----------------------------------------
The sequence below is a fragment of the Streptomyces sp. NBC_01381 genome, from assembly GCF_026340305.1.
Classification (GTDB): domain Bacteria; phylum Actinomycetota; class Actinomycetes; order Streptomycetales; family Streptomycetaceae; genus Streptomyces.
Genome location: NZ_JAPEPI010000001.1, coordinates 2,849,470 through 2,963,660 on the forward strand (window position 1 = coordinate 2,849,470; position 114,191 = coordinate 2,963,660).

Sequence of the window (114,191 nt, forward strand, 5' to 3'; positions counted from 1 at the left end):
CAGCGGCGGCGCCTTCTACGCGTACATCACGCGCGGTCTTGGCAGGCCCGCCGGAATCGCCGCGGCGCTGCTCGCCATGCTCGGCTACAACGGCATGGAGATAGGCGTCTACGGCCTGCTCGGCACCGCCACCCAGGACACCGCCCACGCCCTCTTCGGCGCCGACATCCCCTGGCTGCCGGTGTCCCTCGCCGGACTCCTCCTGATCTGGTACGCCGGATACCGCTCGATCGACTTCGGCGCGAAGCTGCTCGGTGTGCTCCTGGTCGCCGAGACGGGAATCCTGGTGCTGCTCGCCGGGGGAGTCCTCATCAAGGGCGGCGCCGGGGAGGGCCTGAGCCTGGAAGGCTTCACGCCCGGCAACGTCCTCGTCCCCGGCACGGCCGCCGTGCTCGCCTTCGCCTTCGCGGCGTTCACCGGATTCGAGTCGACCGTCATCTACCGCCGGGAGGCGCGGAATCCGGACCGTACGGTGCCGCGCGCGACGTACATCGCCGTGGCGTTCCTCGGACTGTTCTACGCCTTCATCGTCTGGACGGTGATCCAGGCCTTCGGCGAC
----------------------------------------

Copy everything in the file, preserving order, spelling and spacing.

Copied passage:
The sequence below is a fragment of the Streptomyces sp. NBC_01381 genome, from assembly GCF_026340305.1.
Classification (GTDB): domain Bacteria; phylum Actinomycetota; class Actinomycetes; order Streptomycetales; family Streptomycetaceae; genus Streptomyces.
Genome location: NZ_JAPEPI010000001.1, coordinates 2,849,470 through 2,963,660 on the forward strand (window position 1 = coordinate 2,849,470; position 114,191 = coordinate 2,963,660).

Sequence of the window (114,191 nt, forward strand, 5' to 3'; positions counted from 1 at the left end):
CAGCGGCGGCGCCTTCTACGCGTACATCACGCGCGGTCTTGGCAGGCCCGCCGGAATCGCCGCGGCGCTGCTCGCCATGCTCGGCTACAACGGCATGGAGATAGGCGTCTACGGCCTGCTCGGCACCGCCACCCAGGACACCGCCCACGCCCTCTTCGGCGCCGACATCCCCTGGCTGCCGGTGTCCCTCGCCGGACTCCTCCTGATCTGGTACGCCGGATACCGCTCGATCGACTTCGGCGCGAAGCTGCTCGGTGTGCTCCTGGTCGCCGAGACGGGAATCCTGGTGCTGCTCGCCGGGGGAGTCCTCATCAAGGGCGGCGCCGGGGAGGGCCTGAGCCTGGAAGGCTTCACGCCCGGCAACGTCCTCGTCCCCGGCACGGCCGCCGTGCTCGCCTTCGCCTTCGCGGCGTTCACCGGATTCGAGTCGACCGTCATCTACCGCCGGGAGGCGCGGAATCCGGACCGTACGGTGCCGCGCGCGACGTACATCGCCGTGGCGTTCCTCGGACTGTTCTACGCCTTCATCGTCTGGACGGTGATCCAGGCCTTCGGCGAC